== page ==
She tells the Paris audience, "The other thing I would mention is that in Europe there are two types of money market funds. That has actually been the case since 2010 when the European Security regulators set up a set of guidelines.... The big centers of money market fund domiciles, France, Luxembourg, and Ireland, cover the CNAV and the VNAV. You can see how heavily represented they are.... That is split between standard and short-term money market funds.... [In] Ireland and Luxembourg, there is still this huge bulk of constant funds, whereas in France, which is much more of a domestic market, you see a very large number of [VNAV, standard] money market funds."

Lowe states, "I'll move on to regulatory reform.... Well, it's been a marathon. I think everybody can agree with that. We are at the finishing line. We are not through it yet but we have reached that point. For those of you who don't spend too much time with European institutions, it has taken so long because there are 28 countries involved, actually only about 16 that really get involved in the negotiations.... It was particularly difficult for this regulation because it has been categorized as 'shadow banking.' And that meant that banking regulators were a bit overinvolved in the early stages ... but it got better as process went along.... Between now and July 2018, quite a lot of work has to completed."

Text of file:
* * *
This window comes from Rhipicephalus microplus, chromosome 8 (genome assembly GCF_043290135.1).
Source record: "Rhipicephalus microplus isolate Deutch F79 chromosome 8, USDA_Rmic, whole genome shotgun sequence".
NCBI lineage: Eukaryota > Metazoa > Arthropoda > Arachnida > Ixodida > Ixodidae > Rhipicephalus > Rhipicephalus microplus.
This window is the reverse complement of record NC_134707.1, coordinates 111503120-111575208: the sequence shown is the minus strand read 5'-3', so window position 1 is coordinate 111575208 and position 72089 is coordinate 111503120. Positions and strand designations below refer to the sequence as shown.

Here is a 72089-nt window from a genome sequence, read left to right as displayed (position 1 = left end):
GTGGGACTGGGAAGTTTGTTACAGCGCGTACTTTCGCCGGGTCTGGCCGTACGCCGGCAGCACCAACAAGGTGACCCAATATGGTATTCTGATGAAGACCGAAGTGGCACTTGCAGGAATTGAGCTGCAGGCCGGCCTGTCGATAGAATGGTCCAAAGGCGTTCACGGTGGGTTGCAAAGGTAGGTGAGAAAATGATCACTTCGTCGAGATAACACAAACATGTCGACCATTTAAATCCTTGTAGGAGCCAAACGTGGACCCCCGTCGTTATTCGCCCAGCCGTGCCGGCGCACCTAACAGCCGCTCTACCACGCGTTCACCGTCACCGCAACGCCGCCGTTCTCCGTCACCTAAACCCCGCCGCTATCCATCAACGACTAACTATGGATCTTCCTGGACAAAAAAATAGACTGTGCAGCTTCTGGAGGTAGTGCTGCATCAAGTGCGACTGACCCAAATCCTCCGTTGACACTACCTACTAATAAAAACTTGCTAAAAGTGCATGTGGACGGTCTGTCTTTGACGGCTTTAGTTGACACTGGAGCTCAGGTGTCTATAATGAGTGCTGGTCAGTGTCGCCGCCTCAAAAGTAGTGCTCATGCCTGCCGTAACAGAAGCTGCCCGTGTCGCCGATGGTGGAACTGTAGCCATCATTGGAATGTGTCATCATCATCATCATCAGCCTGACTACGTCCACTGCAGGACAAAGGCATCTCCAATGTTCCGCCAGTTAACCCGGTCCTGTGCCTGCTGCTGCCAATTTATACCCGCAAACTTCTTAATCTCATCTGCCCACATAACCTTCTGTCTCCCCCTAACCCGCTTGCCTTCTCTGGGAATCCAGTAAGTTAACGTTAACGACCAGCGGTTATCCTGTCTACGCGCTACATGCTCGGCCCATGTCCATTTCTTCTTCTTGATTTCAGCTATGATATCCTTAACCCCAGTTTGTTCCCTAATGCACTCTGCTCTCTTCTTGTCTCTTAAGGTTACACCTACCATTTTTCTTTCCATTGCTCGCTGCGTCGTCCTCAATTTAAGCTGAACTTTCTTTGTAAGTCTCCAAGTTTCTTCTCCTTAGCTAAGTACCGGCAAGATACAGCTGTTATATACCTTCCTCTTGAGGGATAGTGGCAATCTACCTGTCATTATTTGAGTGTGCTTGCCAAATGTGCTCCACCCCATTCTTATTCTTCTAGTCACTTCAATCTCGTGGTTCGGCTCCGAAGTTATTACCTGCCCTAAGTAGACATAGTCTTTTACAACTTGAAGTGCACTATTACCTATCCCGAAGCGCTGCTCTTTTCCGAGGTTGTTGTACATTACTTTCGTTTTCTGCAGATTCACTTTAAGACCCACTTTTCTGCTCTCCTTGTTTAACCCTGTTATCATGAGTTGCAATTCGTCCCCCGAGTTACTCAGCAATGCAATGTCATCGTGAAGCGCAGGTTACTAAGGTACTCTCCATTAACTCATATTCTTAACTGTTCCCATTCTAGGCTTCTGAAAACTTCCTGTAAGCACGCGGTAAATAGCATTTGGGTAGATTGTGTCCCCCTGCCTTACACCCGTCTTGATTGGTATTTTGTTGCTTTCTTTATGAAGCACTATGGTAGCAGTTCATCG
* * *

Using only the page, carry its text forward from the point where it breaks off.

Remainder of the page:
She says, "The deadlines on the secondary legislation are not hard.... But the process can go in several different ways depending on what decisions are made. It is quite difficult to predict the actual timing, because if it all goes smoothly it will be one date.... [The regulation] was published on the 30th of June came into effect on the 20th of July this year. [The date] existing funds [are] mostly concerned about is January 2019.... If you are setting up new funds, they will have to be compliant with the new authorization process. [There is] a lot of focus on product structure and some focus on the liquid assets requirements.... There's also a ban on sponsor support."